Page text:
“When I talk to my virology friends, it’s not a matter of if we are going to be hit by a big virus, like the flu pandemic in 1918, it’s a matter of when and from where,” said Dr. Fitzgerald. “It’s important to understand that our health and the health of animals and the environment is intricately connected – this big idea of One Health. Emerging diseases tend to be zoonotic (animal to human) in nature and veterinarians play an important role in unraveling and understanding these diseases.”
What has driven veterinary medicine forward is a growing body of knowledge that asks ever new and changing questions.
“In veterinary medicine, we base things on science – you are entitled to your own opinions but not your own facts,” said Dr. Fitzgerald. “Research has revolutionized the vaccines we use. Just since I got out of school we have new parvo, feline leukemia, and canine influenza vaccines for brand new diseases. We are seeing diseases evolve and science evolves with them to counter and take care of living beings affected by these illnesses.”
Pharmacology, notes Dr. Fitzgerald, is much safer (when he got out of school arsenic was used to treat heartworm). And MRIs, CTs, and other advanced diagnostic tools were the stuff of Buck Rogers. But with all the advances, Dr. Fitzgerald said, he is realistic about a few particular challenges: keeping veterinary medicine affordable for pet owners; the sheer volume of information veterinarians must consume every year to stay current; and a sentiment in the country less supportive of science.
“In this country right now we see a real anti-science sentiment,” said Dr. Fitzgerald. “It’s a shame. Research is critical to what we do. If you look at the last 2,000 years, the scientific method has been in place only for the last 150 years. But the biggest advances in my life have been through science. I remember polio. I was the first class, in 1959, vaccinated with the Salk vaccine. When that vaccine came out, it gave people hope. The space race in response to Sputnik, the man on the moon, the riddle of DNA, digital computers and microchips, and, that wonder of wonders, an internet that changed life forever – all from science.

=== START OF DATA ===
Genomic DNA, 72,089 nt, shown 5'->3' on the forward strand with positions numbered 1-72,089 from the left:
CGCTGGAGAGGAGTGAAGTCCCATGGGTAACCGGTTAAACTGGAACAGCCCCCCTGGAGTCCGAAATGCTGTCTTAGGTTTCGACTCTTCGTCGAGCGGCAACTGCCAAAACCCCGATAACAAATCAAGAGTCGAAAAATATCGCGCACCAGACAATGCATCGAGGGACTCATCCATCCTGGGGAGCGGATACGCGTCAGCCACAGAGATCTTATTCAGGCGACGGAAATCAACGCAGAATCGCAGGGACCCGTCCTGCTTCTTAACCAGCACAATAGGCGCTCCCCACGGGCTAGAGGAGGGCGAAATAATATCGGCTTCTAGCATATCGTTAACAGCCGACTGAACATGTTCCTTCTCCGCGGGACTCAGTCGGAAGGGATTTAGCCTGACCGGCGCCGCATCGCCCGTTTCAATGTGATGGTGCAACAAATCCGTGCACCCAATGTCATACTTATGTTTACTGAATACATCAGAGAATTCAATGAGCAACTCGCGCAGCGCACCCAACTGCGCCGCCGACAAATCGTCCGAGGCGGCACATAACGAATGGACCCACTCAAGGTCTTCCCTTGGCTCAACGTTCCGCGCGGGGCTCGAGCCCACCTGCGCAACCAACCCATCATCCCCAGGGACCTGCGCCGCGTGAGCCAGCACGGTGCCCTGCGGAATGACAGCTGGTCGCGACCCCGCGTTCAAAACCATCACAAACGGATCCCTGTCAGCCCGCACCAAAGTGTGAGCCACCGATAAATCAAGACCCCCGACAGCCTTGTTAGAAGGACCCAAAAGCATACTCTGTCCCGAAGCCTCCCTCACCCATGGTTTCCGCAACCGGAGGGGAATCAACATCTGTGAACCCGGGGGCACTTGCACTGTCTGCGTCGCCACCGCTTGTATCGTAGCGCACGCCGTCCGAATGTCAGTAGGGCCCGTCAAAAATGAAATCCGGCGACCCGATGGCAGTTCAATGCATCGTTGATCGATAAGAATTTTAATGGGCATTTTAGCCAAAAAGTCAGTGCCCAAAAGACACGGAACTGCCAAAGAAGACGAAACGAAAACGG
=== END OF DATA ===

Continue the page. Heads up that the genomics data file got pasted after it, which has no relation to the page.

“Science freed people from the darkness of superstition and took them into the light of a new age. When did so many people become so vocal against science?
“What happens in the laboratories directly affects how I practice, and advances how I practice and what I do. We have to protect science and support it, and the work has to be credible and accessible and verifiable. But we can’t rest on our laurels. The world is changing; new problems arising that we haven’t seen or haven’t been able to treat more effectively - canine influenza, kidney disease, animal cancers, and orthopedics. The focus when I graduated was pediatrics, not on geriatrics – but with the graying of baby boomers and graying of pets, that’s a lot of what I see now. It’s a whole new set of veterinary issues to be researched and resolved.”
That, said Dr. Fitzgerald, is the beauty of Morris Animal Foundation. A continuing research quest for new knowledge, new ideas, and new ways to save animal lives. And, it’s not just companion animals; it’s wildlife, too.